Creative Ubiquity

This Earth Day it seems appropriate to remind ourselves that Christian faith is actually a faith that encourages good stewardship of creation. So here's some quick theology connecting the ubiquity of Christ to stewardship of creation. 


The idea of the ubiquity of Christ comes from John 1:3. "All things came into being through him, and without him, not one thing came into being..." This simple verse reframes all that is for those who believe it because it means that Jesus is part of everything.

Jesus' presence may not be obvious. Indeed at times Jesus may feel very hidden or obscured. But the faith that is the gift of the Spirit sees Jesus in all of creation. And I do really mean all.


Since the eyes of faith see Jesus in all things, then what we do in creation matters. From the trees I see out my window to what car I drive and how I drive it, all of this either reflects the faith God has given me or reflects my own sin.

Seeing Jesus in all that is empowers us to be better stewards of the creation because we are also given the sight to see Jesus in those as yet unborn. The condition in which we leave the creation for future generations will either reflect our faith that Jesus has made those future generations or our own sin and selfishness.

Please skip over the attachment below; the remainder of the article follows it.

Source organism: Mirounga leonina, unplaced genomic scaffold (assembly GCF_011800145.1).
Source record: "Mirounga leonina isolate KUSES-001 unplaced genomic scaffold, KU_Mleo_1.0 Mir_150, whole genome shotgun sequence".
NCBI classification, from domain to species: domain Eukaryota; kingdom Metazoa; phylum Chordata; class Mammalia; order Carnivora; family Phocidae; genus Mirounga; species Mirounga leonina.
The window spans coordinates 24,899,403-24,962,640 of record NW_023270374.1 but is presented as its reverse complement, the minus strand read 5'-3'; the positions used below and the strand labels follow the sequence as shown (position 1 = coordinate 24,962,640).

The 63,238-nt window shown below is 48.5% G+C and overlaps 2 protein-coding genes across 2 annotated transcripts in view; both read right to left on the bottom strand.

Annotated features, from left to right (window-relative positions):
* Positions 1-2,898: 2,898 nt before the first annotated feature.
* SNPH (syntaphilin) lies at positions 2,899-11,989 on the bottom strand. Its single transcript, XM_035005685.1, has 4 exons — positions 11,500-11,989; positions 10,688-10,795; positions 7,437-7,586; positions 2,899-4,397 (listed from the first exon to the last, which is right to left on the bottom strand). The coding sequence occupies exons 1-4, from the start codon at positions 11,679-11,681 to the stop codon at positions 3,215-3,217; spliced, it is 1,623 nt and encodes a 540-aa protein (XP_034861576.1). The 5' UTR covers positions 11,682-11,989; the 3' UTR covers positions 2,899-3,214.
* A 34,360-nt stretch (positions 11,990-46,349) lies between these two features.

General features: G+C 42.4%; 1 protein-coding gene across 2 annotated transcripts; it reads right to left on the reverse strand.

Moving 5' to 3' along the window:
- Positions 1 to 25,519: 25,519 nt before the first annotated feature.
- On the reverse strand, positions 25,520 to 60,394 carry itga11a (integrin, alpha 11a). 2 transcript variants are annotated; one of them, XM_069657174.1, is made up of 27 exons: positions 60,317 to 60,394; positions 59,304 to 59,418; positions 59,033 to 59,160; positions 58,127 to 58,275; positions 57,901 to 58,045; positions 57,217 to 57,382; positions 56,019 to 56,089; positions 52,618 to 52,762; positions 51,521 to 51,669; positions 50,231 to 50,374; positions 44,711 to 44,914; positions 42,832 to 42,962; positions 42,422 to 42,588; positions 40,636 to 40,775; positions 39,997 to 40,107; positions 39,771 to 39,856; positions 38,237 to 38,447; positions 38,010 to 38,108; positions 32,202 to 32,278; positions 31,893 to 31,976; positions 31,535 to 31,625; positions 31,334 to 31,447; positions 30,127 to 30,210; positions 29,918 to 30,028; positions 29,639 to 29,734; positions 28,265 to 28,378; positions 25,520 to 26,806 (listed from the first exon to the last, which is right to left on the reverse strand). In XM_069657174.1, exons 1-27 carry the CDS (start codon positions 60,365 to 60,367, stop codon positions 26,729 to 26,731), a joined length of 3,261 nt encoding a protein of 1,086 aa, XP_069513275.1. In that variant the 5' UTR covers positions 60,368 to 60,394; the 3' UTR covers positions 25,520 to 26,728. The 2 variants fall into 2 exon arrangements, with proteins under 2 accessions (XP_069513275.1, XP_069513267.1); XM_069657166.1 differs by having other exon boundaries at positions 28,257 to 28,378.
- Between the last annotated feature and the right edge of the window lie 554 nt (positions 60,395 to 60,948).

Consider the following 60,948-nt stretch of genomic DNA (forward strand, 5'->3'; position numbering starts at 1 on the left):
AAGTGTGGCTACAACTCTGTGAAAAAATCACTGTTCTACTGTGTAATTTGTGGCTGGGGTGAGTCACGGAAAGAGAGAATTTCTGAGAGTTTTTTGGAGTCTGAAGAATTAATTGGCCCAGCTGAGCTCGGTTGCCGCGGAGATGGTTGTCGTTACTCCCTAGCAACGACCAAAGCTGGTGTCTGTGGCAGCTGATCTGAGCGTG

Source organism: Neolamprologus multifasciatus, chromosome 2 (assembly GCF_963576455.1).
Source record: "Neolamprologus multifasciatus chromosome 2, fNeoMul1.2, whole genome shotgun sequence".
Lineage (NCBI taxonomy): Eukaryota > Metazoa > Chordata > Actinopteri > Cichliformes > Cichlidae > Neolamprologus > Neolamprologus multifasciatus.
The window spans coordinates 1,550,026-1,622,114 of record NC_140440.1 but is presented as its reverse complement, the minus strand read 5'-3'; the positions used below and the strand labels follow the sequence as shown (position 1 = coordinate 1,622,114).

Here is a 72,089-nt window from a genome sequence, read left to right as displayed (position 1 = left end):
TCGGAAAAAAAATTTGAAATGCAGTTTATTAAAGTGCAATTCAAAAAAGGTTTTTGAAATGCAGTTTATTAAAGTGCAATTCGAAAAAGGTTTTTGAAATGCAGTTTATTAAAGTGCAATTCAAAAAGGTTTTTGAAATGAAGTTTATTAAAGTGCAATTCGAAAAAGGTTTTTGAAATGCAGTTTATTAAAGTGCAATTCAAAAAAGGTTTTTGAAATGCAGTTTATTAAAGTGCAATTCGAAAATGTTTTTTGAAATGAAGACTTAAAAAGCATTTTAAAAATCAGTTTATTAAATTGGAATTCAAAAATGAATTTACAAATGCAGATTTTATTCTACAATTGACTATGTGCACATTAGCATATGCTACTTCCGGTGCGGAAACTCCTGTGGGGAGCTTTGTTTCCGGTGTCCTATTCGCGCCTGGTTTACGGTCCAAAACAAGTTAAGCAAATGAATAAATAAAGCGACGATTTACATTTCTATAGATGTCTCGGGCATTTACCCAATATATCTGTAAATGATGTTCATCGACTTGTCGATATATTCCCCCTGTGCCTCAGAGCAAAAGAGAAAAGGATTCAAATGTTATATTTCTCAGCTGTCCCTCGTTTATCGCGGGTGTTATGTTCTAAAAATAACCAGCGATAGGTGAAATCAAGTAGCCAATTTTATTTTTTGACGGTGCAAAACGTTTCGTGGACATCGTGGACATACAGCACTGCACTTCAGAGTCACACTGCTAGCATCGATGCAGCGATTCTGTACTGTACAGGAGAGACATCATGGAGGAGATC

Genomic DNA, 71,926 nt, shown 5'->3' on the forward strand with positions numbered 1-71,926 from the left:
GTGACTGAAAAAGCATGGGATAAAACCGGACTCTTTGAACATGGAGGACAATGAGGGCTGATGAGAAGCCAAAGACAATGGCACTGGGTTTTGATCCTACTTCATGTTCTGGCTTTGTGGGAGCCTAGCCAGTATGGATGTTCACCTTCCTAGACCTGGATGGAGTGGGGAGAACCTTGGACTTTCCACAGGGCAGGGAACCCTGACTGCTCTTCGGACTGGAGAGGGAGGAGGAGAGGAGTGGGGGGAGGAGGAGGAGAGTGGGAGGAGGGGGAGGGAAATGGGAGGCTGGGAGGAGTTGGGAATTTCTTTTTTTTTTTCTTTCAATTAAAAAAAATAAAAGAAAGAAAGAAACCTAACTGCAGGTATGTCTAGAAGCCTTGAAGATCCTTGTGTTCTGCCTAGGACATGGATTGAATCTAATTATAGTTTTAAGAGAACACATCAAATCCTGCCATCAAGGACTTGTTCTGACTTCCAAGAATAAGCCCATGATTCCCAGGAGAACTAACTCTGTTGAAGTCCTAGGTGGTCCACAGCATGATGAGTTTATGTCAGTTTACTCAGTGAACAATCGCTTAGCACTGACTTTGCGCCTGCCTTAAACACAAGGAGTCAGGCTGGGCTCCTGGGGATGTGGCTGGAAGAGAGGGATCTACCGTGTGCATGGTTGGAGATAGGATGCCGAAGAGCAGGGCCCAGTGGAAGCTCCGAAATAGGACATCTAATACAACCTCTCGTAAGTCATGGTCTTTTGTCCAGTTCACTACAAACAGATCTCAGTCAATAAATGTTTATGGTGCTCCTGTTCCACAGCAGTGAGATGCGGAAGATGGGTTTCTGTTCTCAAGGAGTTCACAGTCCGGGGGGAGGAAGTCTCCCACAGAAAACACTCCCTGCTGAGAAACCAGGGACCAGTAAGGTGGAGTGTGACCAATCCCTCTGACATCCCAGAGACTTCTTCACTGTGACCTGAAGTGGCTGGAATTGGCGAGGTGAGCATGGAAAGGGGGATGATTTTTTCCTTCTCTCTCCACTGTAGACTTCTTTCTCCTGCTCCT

Seeing Jesus in all that is means not using the planet as if the resources are infinite or as if we're the last people to live on the planet, but instead bothering to learn about better ways to care for all that is for the sake of sustainable usage today and into the future.


Jesus, the one through whom all things are made, became part of creation for the sake of saving creation by dying and rising again. When Jesus returns, it will be this creation he saves and makes whole.

Today, and each day, God calls Christians into a relationship with creation and all that is in creation. The faith of Jesus shows us that this creation is worth saving, this creation is worth caring for, you are worth caring for. Let us be good stewards of the gift of God that is creation.